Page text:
If my developers want to work on MySQL or other open source software (that is contextual to my business) on their own time – more power to them.

Thanks for a good response to something that became a bit of an unnecessary rant from my side. Part of my comments were not really fair, now that I look at them again. I do have a question about the that is contextual to my business. I hope that does not imply that you would be unhappy if they worked on, say, Battle for Wesnoth on their own time. After all, their own time is their own time.

I believe Alfresco should look for community partnership in core development, but I also believe that it will be rare that they find it. Development is expensive business and both sides must find ways to leverage each other in a fashion, which is symbiotic.

I think you are hitting on something here. The are relatively new relationships, at least on a larger scale. Sure companies like Red Hat have been around for quite some time now, but I think it will take a while before community and business in general learn to coordinate activities, to accept and take advantage of each others’ existence.

I remember a few years ago there was a lot of talk about “bounties” where developers solve specific problems for a company, present their solution and get paid. I kind of liked the idea, since I am a notoriously bad employee. It has since got quiet. I am not sure why. Does the model itself not work? Is it not being done right? Did Google Summer of Code kill it?

Open Source and in general the ideas put forward in Clue Train bring balance to the system by empowering the members of the market with a voice and a recognized lion share of the power. It rightly positions the companies in a position of service rather than in a position of supreme power with the potential for the kind of abuse that is associated there.

I have to admit, I didn’t read Clue Train yet. I will do so. Limiting corporate power, as well as any other form of power that cannot demonstrate itself to be legitimate, is very important to me.

Should people be compensated for their work? Yes, without a doubt in my mind. Should we have a social conscious? Yes Absolutely. I think that open source is capable of accomplishing both.

Difficult not agree with that. Note, however, my comments earlier, about the inability of organizations to be moral agents.

I believe in strong leaders who see social interests as commercial interests hence the Peter Drucker quote.

That one will take a bit of pondering. As you would expect, I ultimately do not believe in leaders at all, strong or weak. Or at least, only a few leaders in very specific circumstances who are forced to be accountable for every action they take.

I think that it would be a very good thing if we could get businesses to be socially aware at the same time as the seek profit. We probably differ on priorities. I would say that social responsibility should always take priority. You are probably of a different mind. At least I guess that you would want to get rid of the word “always”. Today, the general idea in most of the business community is the opposite: commercial interests should always take priority, for reasons I have already mentioned. I am very much opposed to that as I see it to be destructive on several different levels: environmentally, socially etc.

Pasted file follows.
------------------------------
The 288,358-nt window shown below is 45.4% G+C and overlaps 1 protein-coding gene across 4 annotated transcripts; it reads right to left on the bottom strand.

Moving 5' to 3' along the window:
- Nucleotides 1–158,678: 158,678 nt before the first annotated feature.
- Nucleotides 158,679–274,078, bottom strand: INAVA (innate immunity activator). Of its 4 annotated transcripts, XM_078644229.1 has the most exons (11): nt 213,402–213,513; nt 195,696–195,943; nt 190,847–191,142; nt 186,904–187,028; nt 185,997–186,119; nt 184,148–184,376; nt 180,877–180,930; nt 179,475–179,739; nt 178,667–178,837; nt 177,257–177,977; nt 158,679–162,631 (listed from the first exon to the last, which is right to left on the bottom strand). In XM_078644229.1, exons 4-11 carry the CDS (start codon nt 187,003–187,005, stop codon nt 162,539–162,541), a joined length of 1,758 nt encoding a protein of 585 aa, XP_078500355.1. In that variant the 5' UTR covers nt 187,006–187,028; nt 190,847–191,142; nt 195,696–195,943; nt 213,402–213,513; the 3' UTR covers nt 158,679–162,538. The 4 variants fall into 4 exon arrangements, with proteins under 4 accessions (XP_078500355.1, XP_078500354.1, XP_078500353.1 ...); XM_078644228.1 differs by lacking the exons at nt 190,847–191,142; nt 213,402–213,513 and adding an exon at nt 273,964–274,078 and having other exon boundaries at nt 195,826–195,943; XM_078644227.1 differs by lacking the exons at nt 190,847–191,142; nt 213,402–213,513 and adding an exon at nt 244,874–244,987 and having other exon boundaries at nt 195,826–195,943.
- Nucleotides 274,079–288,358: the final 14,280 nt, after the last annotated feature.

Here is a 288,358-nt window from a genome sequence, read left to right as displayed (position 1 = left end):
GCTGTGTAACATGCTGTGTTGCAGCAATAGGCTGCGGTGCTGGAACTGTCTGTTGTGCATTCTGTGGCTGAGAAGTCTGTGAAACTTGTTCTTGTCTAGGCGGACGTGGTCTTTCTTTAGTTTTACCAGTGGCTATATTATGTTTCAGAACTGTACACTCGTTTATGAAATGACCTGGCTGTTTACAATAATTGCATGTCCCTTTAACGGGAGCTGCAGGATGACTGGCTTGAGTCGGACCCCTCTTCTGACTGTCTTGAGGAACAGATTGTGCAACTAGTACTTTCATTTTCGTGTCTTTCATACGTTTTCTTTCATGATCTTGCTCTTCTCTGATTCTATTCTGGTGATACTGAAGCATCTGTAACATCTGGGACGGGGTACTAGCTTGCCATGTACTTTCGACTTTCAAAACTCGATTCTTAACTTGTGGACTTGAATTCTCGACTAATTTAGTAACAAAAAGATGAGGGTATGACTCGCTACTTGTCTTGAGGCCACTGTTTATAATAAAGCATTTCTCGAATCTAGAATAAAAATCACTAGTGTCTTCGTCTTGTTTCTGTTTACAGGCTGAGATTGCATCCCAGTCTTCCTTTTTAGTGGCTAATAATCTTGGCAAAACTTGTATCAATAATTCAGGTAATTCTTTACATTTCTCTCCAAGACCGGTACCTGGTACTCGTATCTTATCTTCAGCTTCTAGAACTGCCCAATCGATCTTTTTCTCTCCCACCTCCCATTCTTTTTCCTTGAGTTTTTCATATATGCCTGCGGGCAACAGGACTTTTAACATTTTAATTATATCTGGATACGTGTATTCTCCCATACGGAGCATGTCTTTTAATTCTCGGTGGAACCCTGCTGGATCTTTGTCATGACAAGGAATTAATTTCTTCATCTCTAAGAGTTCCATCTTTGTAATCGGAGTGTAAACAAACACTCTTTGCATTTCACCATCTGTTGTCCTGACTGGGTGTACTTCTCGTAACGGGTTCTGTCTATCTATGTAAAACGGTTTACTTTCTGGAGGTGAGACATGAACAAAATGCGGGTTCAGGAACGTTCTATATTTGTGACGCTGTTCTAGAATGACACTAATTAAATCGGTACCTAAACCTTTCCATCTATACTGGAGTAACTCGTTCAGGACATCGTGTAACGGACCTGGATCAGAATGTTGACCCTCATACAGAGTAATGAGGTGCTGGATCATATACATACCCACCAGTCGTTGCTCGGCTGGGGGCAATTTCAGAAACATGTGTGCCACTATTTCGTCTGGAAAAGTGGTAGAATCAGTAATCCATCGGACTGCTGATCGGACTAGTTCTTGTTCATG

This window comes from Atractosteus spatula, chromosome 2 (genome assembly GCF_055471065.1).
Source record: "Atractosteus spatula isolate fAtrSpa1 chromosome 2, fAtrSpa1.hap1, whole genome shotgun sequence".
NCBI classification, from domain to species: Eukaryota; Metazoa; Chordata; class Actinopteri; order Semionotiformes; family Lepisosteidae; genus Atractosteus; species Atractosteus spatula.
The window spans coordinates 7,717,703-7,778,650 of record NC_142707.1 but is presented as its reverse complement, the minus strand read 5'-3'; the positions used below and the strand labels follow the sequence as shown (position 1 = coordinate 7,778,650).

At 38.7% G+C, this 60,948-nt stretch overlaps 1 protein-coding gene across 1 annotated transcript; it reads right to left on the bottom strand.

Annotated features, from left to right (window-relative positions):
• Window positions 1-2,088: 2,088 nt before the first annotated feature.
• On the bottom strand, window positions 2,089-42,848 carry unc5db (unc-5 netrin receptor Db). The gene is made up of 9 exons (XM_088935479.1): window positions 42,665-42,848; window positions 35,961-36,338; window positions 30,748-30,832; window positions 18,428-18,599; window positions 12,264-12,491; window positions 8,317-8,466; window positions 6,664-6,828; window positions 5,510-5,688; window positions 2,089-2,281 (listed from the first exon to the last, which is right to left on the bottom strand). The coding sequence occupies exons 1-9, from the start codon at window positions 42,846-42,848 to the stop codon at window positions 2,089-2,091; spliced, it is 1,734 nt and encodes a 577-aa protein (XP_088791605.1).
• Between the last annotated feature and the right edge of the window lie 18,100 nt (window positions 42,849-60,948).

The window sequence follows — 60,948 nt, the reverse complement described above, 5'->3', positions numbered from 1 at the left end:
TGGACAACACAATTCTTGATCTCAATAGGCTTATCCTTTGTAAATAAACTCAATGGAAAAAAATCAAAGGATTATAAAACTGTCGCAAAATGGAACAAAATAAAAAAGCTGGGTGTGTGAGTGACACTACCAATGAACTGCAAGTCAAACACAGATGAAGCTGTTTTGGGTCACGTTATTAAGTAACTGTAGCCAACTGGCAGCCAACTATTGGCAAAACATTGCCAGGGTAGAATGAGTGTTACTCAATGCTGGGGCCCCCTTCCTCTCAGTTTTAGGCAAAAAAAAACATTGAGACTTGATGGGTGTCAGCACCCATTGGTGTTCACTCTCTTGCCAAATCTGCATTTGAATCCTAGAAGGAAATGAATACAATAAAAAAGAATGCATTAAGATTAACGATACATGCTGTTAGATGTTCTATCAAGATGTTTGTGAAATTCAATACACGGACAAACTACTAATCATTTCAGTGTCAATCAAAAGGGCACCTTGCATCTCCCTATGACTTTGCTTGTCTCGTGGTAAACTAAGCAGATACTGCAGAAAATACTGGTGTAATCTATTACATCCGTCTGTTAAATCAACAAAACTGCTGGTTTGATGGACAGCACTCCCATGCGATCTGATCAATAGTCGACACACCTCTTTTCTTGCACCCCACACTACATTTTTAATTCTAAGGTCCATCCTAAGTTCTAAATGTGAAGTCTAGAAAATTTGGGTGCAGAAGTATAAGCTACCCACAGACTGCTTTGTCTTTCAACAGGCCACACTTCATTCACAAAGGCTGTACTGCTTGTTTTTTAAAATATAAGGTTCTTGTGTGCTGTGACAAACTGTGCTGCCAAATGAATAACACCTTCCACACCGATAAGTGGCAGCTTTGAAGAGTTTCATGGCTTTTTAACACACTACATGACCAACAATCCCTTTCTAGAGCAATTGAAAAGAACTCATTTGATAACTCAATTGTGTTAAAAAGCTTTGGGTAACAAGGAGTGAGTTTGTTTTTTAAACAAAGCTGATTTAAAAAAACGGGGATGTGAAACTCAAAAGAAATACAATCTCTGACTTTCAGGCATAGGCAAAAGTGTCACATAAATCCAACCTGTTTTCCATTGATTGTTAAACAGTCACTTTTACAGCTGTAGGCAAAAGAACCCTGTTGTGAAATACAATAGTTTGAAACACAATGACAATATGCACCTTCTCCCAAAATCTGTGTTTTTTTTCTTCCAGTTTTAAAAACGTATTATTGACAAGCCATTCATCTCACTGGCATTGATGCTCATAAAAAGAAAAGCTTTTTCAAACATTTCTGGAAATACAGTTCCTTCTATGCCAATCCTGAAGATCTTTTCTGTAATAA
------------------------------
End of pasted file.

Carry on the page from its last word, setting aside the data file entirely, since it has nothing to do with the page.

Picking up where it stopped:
At the foundation, we differ in political beliefs. Not necessarily all. I believe that government and the legal system should be totally or largely eradicated, as I think they do far more harm than good. I believe we humans form societies naturally and that within a society there need to be rules. But I think communitarian forms of deciding an maintaining its own rules are better than laws that are dictated by elites (who also have the power to bypass those very laws).

I also believe that capitalism must be smashed. You will disagree here, no doubt, but I cannot find any way to justify a system that is founded on the principle of “individual greed leads to the common good”. History has shown that individual greed leads mostly to individual wealth. A system that does not put up any limits will by necessity migrate into more and more areas in search for more profits. Hence the assault on labor unions, the attempts to destroy any form of social welfare, the rise of large-scale corporate capitalism, global capitalism, war capitalism and disaster capitalism. New areas where profits can be found, while the individual is trampled upon.

In short, the capitalist system will destroy us all if we don’t dismantle it. I have given relatively little thought to how economic life would be organized. I would not want a situation where everything gets collectively owned (especially not if that collective owner is the state). It must be something that guarantees the freedom from working under anybody, individual, organization or the state.

This was hastily put together. Some of your comments deserve more thought. I am also not certain about exactly how open source can aid and promote social change by itself. I have a bunch of loose ideas, but there is nothing even resembling coherence among those ideas. I will touch upon this more at a later date.



Open source as social change

Filed under: Open Source — Tags: , , , , , — Lorenzo E. Danielsson @ 14:43